Thankfully Forgacs had the sense to co-found Modern Meadow, which has a much more fitting homepage up for the task of printing edible meat: “Modern Meadow applies the latest advances in tissue engineering to develop novel biomaterials to address some of our most pressing global challenges. We develop cultured leather and meat products which require no animal slaughter and much lower inputs of land, water, energy and chemicals.” Really, there’s not much to say beyond that. Land, water, and energy are very valuable and limiting commodities, so it’s important that we as humans seek efficiency and fairness in their allocation, regardless of how we feel about animal cruelty/rights.
If you’re worried about flavor, it’s probably not going to be a great obstacle. Much of what affects flavor of meat is how the animal was raised; exercise is necessary for muscle growth, but that can be simulated with electric currents in a lab, and amino acids could probably easily be incorporated into the final print for natural salt flavor. I think texture will be harder to get just right, but processed meats are already so common in western diets, so I don’t think people will be too terribly concerned that printed meat may be a little more tender than normal.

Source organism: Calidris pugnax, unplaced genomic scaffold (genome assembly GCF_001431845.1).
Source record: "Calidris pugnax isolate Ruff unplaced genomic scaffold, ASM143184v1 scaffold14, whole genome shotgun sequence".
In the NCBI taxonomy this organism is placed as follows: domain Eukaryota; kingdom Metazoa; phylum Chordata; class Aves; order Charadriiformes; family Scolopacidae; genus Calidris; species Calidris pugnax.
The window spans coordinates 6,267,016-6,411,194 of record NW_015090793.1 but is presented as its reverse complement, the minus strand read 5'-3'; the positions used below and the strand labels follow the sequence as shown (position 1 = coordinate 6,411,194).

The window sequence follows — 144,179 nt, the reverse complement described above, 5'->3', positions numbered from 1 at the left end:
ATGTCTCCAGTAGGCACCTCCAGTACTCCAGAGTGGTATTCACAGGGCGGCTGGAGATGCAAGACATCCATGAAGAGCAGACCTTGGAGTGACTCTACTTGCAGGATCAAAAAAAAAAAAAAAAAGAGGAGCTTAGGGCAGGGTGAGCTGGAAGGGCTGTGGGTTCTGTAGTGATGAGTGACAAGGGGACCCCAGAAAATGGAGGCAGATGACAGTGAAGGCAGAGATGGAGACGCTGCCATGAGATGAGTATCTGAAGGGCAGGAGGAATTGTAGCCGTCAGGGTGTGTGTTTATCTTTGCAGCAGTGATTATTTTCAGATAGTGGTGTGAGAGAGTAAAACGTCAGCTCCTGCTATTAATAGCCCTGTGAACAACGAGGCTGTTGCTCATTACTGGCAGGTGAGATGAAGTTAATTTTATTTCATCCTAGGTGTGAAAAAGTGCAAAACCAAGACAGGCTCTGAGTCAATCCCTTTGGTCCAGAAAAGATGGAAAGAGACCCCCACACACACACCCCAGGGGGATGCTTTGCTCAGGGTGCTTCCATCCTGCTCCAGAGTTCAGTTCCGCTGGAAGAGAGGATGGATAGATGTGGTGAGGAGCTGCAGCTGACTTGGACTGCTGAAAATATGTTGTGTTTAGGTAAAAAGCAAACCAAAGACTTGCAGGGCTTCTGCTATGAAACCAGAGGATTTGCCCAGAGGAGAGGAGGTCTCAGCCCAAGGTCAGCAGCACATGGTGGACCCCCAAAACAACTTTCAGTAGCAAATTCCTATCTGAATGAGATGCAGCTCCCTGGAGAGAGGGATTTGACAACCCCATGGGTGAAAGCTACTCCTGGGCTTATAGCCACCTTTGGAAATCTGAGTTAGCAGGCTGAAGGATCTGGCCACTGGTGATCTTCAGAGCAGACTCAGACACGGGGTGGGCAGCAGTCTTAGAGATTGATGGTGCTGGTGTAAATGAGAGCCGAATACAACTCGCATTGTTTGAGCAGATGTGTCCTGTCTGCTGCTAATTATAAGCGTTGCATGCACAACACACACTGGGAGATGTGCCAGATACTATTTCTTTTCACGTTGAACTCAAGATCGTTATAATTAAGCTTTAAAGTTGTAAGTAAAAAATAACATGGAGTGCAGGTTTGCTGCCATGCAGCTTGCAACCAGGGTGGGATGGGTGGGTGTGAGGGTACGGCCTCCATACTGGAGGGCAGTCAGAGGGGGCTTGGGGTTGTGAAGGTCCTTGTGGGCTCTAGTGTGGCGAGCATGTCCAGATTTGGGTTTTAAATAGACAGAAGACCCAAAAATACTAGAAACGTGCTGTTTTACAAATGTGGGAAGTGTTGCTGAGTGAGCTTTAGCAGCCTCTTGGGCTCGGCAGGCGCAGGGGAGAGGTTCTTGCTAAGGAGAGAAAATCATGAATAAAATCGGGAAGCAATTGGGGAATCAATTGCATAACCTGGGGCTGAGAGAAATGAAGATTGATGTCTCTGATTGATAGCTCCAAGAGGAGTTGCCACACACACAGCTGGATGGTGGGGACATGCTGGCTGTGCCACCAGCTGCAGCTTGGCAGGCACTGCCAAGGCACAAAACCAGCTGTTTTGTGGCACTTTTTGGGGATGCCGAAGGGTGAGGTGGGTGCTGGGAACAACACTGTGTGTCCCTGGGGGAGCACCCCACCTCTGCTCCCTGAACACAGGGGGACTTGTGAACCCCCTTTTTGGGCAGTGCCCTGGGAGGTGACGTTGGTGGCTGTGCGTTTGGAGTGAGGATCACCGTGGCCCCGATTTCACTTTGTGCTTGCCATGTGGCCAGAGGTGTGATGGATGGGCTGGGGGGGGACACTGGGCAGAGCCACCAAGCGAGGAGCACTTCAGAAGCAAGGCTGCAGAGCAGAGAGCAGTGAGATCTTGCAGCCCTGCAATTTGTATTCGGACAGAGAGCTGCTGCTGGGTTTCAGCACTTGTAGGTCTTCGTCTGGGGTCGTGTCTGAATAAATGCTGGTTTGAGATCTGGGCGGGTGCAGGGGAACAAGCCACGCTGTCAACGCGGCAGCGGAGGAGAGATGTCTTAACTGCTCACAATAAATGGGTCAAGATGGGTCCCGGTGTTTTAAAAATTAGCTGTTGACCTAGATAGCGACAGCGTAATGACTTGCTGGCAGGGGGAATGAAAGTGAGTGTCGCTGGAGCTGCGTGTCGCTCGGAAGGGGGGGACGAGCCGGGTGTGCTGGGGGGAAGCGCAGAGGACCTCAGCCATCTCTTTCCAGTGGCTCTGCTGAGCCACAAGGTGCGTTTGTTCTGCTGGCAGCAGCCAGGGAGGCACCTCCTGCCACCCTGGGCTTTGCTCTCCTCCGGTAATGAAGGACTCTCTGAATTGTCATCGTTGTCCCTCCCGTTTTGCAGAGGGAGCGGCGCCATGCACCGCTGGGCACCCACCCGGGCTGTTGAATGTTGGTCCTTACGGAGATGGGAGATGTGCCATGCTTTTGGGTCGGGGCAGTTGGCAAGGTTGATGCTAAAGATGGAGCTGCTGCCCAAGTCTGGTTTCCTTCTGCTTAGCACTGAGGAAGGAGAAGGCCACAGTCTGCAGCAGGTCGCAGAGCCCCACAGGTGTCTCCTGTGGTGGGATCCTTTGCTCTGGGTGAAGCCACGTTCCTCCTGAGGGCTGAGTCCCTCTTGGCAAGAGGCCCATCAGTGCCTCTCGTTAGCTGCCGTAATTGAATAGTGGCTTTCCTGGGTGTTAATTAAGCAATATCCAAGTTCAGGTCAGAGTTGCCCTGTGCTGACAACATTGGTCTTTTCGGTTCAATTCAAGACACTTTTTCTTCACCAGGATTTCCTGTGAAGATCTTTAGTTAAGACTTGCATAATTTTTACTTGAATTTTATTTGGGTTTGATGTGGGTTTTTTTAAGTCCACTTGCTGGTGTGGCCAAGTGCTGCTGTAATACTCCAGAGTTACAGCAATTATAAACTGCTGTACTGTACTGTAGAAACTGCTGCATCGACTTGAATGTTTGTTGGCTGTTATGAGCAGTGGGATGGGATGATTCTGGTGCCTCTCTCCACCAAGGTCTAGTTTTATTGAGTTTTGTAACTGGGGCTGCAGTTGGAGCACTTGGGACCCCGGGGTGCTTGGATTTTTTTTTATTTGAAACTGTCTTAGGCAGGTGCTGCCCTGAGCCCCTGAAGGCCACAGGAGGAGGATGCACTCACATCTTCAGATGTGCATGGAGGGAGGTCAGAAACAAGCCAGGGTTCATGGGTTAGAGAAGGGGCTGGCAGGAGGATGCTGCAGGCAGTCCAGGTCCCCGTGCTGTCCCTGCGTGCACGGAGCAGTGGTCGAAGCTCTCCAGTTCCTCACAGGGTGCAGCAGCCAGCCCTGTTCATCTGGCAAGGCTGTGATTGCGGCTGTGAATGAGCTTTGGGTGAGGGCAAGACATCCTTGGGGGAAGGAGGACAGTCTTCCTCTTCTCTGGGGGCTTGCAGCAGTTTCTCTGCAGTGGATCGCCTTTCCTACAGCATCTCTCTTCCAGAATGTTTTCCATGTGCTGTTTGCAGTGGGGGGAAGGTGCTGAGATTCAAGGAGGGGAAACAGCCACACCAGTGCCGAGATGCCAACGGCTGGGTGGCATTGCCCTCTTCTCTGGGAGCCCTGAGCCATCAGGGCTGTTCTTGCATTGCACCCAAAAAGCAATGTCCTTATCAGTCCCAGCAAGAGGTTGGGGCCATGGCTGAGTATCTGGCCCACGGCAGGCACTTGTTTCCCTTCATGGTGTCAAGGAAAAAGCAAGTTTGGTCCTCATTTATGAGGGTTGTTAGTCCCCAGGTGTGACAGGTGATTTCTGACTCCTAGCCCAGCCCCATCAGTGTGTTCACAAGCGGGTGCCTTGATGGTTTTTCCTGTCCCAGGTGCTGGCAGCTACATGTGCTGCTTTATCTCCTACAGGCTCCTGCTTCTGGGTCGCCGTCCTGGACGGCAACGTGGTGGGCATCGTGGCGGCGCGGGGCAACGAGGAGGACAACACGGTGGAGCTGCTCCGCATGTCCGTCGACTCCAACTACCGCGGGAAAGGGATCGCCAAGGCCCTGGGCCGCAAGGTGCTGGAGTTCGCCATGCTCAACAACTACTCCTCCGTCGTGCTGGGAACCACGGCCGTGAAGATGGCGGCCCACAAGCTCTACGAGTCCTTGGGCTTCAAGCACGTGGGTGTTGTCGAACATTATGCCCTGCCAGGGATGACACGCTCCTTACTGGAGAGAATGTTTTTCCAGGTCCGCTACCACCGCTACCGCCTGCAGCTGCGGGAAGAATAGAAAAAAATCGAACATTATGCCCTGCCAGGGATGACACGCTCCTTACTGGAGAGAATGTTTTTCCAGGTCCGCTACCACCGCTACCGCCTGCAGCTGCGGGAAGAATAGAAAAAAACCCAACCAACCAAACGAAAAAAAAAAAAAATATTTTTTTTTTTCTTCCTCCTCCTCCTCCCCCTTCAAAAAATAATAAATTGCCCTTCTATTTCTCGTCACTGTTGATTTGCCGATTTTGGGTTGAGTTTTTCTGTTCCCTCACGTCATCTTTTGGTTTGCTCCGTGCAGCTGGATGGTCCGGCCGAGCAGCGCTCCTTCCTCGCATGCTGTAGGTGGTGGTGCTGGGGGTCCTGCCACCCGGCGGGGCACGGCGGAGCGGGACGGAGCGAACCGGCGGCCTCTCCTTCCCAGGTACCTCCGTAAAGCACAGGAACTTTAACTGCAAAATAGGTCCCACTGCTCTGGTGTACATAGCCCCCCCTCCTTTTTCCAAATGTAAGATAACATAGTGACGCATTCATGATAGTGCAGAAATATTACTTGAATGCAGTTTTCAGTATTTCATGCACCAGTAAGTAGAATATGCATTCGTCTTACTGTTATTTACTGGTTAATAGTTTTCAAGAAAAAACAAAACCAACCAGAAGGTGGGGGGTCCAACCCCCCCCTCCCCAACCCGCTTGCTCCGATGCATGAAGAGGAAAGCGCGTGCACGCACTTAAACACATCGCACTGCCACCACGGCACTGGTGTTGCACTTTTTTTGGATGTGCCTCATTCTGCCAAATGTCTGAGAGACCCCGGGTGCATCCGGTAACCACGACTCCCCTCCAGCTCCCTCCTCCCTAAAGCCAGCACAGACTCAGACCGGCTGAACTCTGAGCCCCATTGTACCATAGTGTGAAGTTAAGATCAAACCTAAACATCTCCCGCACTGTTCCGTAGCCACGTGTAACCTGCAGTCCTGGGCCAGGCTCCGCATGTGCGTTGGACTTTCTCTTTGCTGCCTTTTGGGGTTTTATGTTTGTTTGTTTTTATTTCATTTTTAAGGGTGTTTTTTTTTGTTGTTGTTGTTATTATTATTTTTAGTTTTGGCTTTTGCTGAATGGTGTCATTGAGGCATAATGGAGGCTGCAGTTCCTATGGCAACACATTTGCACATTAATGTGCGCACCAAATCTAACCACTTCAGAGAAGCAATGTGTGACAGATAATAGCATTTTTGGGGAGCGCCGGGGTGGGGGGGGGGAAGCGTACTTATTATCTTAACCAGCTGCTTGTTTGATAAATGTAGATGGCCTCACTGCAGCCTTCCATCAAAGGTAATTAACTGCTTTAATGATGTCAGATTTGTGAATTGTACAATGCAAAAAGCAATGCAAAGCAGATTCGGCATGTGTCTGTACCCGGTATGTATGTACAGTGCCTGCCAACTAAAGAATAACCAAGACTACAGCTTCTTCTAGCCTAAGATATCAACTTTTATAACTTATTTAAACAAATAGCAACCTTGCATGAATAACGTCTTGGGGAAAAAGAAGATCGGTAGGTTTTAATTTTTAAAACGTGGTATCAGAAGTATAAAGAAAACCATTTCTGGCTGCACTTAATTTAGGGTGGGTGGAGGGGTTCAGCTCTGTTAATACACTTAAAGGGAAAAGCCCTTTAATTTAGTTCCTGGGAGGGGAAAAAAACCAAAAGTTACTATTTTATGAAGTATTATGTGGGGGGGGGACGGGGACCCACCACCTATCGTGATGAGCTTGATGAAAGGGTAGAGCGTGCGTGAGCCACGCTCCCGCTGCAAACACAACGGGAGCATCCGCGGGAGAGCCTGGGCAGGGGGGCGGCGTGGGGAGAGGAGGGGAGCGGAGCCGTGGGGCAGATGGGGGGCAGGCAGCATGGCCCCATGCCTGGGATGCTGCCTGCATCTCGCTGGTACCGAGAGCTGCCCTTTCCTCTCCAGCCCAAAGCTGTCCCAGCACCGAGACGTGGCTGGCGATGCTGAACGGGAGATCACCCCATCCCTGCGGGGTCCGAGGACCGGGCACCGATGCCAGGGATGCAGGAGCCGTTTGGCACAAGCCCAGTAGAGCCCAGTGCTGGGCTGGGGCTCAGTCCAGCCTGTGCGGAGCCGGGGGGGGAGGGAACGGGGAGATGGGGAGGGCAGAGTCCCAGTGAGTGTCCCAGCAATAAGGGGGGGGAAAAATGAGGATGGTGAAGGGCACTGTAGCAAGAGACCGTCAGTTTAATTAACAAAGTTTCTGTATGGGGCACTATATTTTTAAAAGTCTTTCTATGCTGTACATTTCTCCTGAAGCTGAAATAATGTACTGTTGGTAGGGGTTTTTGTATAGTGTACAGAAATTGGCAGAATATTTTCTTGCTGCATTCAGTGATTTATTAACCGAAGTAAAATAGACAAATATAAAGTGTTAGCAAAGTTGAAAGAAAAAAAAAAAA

I’m ready for the resources that are currently dedicated to mass cattle raising to be reallocated to more efficient methods of nutrient creation. Some of those resources should and will go to printing home-based food gardens, but bioprinting is an important research field for global nutrition too, and it may taste better.
Will you be eating 3D printed meat in the future?
by Cameron Naramore